Don't talk about George!
Workers Unity platform members attempted to get an emergency motion on the McNeilage scandal debated at the Scottish Socialist Party conference, but it was ruled out of order. Sandy McBurney spoke to Peter Manson
Our motion read: "This conference condemns the action of George McNeilage in making and selling the 'Tommy Sheridan video tape' to the News of the World. We believe his actions are incompatible with socialist principle."
At first we were told by the conference arrangement committee that platforms could not put forward emergency motions and we would have to get 10 signatures instead. We did this by approaching other delegates on the Sunday. It was then rejected on the grounds that it was not really an emergency motion, as it could have gone to a branch meeting the previous week.
According to a CAC member, "If we allowed this kind of motion to go forward, conference would be an absolute nightmare and we'd never get anything done." In any case, I was told, the matter should have been raised on the Saturday morning, when a slot had been allocated to deal with issues around Tommy Sheridan and the split. Thirdly, a motion to conference was not "the correct way" to deal with such matters. One comrade told me to write instead to the Glasgow regional committee stating my complaint, with a copy sent to new national secretary Pam Currie.
In other words, they were saying that our main purpose was to discipline McNeilage and this was not a matter for conference. What nonsense. We were calling on conference to take a political position and distance ourselves from certain actions. The motion did not even mention disciplinary action In any case the real villain of the piece is not McNeilage, but the leadership.
Another argument was that it was not an emergency motion because the situation was a week old. This is ridiculous, because the whole purpose of emergency motions is to allow conference to debate questions that arise at any time after the closing date for ordinary motions. In fact, McNeilage featured again in the News of the World the very morning we attempted to have the question debated, and it had become even more obvious that SSP members were cooperating with the paper in an attempt to get Sheridan jailed.
While delegates were talking about virtually nothing else amongst themselves, conference itself was prevented from discussing the question. Meanwhile, McNeilage himself stayed away - he was being interviewed on TV, defending his actions before thousands of viewers.
When I persisted with my objection to the ruling on the emergency motion, Allan Green read it out to conference and called for a vote on whether I should be allowed to speak, stating my reasons for wanting it discussed. Only about 25% voted to hear me and so the motion was not taken. It is disgusting that there was no revolt by the rank and file against this disgraceful breach of socialist principle.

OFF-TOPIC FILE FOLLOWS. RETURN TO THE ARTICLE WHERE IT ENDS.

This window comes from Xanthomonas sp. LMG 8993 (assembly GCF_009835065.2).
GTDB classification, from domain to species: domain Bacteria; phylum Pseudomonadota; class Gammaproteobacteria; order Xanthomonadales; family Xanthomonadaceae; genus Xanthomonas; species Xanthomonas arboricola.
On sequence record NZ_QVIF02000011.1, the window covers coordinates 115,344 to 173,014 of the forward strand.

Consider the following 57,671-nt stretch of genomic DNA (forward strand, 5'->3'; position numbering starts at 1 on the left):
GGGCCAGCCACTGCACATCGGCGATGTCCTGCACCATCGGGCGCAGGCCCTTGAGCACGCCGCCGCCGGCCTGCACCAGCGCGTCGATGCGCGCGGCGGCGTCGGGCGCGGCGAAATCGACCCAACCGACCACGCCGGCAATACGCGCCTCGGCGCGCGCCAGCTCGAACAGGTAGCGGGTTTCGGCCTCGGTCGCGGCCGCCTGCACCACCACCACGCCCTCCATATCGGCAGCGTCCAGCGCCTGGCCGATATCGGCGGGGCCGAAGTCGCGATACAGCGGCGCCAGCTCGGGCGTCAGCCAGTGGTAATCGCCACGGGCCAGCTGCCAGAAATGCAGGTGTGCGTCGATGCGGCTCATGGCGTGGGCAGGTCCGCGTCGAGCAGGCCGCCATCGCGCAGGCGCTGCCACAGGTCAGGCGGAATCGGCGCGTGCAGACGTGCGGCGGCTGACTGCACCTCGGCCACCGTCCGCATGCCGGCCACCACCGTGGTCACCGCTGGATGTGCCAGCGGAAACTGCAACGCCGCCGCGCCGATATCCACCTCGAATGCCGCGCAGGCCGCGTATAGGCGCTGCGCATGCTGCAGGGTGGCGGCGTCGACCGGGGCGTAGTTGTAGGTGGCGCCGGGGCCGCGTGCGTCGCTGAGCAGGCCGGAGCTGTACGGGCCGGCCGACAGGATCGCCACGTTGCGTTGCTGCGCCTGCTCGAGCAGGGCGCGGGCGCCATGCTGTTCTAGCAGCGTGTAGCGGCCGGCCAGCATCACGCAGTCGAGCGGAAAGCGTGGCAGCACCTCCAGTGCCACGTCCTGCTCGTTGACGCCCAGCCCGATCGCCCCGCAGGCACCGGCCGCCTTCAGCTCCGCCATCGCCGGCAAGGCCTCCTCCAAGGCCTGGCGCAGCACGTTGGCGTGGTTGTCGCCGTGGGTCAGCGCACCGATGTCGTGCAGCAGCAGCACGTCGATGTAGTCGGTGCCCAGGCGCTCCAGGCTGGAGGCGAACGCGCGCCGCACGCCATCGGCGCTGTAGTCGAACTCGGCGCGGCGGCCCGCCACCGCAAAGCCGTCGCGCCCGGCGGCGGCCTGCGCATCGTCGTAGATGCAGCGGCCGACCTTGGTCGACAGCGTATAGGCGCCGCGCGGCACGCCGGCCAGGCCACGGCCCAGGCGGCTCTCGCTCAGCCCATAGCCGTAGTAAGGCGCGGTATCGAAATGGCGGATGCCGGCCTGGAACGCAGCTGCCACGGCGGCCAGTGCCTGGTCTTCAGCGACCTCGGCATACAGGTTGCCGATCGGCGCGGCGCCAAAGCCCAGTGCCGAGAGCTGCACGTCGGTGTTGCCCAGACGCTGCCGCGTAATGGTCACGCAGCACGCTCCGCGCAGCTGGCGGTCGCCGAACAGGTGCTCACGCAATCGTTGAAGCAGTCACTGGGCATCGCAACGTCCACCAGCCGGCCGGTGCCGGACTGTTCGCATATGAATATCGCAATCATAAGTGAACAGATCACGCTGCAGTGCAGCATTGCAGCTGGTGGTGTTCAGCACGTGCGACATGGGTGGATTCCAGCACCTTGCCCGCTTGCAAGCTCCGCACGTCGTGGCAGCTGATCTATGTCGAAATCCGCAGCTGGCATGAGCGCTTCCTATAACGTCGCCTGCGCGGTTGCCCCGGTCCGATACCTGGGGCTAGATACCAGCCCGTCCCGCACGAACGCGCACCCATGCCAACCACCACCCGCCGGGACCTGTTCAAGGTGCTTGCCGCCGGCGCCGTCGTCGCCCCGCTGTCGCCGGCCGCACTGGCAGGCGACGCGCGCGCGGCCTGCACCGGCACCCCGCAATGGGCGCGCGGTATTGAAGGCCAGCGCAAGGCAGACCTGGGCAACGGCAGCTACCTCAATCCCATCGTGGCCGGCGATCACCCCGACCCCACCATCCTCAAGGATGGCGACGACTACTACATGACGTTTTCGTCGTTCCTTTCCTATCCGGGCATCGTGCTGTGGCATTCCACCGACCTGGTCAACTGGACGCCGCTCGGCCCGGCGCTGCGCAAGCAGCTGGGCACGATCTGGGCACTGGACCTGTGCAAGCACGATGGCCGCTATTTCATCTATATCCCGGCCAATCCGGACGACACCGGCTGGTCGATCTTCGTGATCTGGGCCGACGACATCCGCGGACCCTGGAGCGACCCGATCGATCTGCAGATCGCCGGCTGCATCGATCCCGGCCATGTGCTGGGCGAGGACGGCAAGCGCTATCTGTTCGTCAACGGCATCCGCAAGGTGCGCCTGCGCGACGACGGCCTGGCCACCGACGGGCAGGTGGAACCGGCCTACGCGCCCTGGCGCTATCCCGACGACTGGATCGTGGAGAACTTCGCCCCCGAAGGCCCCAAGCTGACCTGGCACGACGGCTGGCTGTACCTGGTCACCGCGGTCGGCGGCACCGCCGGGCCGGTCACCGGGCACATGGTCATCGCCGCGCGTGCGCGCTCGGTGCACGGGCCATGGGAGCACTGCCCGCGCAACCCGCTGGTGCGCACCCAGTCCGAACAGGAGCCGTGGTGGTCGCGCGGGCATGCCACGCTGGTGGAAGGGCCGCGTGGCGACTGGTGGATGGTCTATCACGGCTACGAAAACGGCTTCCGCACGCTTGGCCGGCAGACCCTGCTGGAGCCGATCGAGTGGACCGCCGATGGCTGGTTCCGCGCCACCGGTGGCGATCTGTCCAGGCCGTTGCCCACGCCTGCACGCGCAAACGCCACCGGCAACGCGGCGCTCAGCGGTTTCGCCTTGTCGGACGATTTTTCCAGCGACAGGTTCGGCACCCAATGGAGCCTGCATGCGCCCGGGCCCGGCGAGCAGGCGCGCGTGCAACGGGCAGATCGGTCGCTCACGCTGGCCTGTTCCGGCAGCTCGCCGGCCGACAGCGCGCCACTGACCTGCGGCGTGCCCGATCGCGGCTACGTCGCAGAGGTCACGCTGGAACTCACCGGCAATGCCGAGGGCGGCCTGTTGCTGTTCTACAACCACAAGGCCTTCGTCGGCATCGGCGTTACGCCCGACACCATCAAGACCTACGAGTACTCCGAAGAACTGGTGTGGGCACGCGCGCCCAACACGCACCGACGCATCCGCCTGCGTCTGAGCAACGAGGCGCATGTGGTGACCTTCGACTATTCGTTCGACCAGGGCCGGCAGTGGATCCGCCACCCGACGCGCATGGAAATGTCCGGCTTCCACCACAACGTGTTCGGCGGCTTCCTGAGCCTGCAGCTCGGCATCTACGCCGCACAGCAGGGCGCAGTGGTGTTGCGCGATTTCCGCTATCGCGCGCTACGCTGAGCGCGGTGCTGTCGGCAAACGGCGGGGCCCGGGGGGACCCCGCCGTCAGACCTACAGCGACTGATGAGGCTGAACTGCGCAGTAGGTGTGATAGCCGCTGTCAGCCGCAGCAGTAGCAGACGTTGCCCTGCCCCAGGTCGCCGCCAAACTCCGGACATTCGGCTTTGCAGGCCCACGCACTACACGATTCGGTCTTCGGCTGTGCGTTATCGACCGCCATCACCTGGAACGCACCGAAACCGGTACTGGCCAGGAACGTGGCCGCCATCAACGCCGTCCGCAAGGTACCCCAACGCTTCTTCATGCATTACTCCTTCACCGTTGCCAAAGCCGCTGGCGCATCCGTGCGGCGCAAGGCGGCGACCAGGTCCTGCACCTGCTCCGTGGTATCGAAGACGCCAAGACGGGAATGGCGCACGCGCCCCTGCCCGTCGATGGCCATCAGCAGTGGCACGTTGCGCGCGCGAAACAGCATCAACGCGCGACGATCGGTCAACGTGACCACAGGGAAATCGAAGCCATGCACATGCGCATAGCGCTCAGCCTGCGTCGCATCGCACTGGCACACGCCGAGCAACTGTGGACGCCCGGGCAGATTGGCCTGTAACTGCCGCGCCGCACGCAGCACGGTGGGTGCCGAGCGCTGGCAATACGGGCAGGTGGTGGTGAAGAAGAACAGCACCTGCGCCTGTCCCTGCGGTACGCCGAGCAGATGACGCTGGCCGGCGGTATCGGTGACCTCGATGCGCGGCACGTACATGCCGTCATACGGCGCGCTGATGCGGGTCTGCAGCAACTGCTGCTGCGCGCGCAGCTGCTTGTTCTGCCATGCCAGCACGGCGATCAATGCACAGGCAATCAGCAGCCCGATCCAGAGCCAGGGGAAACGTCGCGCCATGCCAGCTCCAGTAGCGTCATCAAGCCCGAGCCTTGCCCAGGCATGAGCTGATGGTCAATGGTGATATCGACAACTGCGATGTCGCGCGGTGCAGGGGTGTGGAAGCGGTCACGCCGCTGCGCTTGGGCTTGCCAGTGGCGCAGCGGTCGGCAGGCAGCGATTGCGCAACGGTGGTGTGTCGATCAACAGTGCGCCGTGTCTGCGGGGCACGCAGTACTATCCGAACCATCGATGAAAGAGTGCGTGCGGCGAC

Afterwards former press officer Eddie Truman complained bitterly that I had been trying to get the matter discussed even though the press were "watching every fucking thing" we were doing. He said this would allow them to portray the SSP as divided and as a result Sheridan and co would be "laughing and slapping each other's backs".
Republican Communist Network member Mary McGregor did refer to the McNeilage affair in her contribution on the Saturday during the debate around motions on Sheridan and the split, but the RCN comrades we approached refused to back the call for an emergency debate (while stating they were against what George has done). One RCN member said afterwards she had been unwilling to condemn McNeilage, as she had yet to hear his side of the story, apart from what he had told the NOTW - as if that were not clear enough.
The debate on the Sheridan case was cut right down to about an hour and a half through compositing and the late start. The only really critical speech came from the RMT's John Milligan, who told us the union is now reconsidering its position on affiliation to the SSP. He walked out of the conference straight after, even though there was a motion on rail renationalisation due to be taken. It looks to me that the RMT will now withdraw its funding.
Pieces of silver
Television viewers in Scotland were treated to a grotesque spectacle last Sunday when Tommy Sheridan and George McNeilage went head to head on STV's Scotland today. We reproduce part of their exchange on payments received from the bourgeois press
Sheridan: How much did you get, George?
McNeilage: Tommy sold his story ...
Sheridan: How much did you get, George?
McNeilage: Sorry, hold on, Tam.
McNeilage: I'll tell you what: I'm going to tell you what I got the minute you put your hand up and admit to the whole of Scotland that you have been a liar ."¦ The reason why the tape eventually came out, because Tommy just never took his money and got off. He wanted to come out on the Daily Record on the Monday, selling an exclusive story to a pro-Labour, pro-war rag "¦.
Sheridan: "¦ That's the difference, you see. I haven't hidden that. My wife Gail received a cheque for £20,000 from the Daily Record and Sunday Mail ... Mr McNeilage has hidden the fact that he's received £20,000 from the News of the World, the very people who called the miners "scum", the very people who called the firefighters "Saddam's stooges" "¦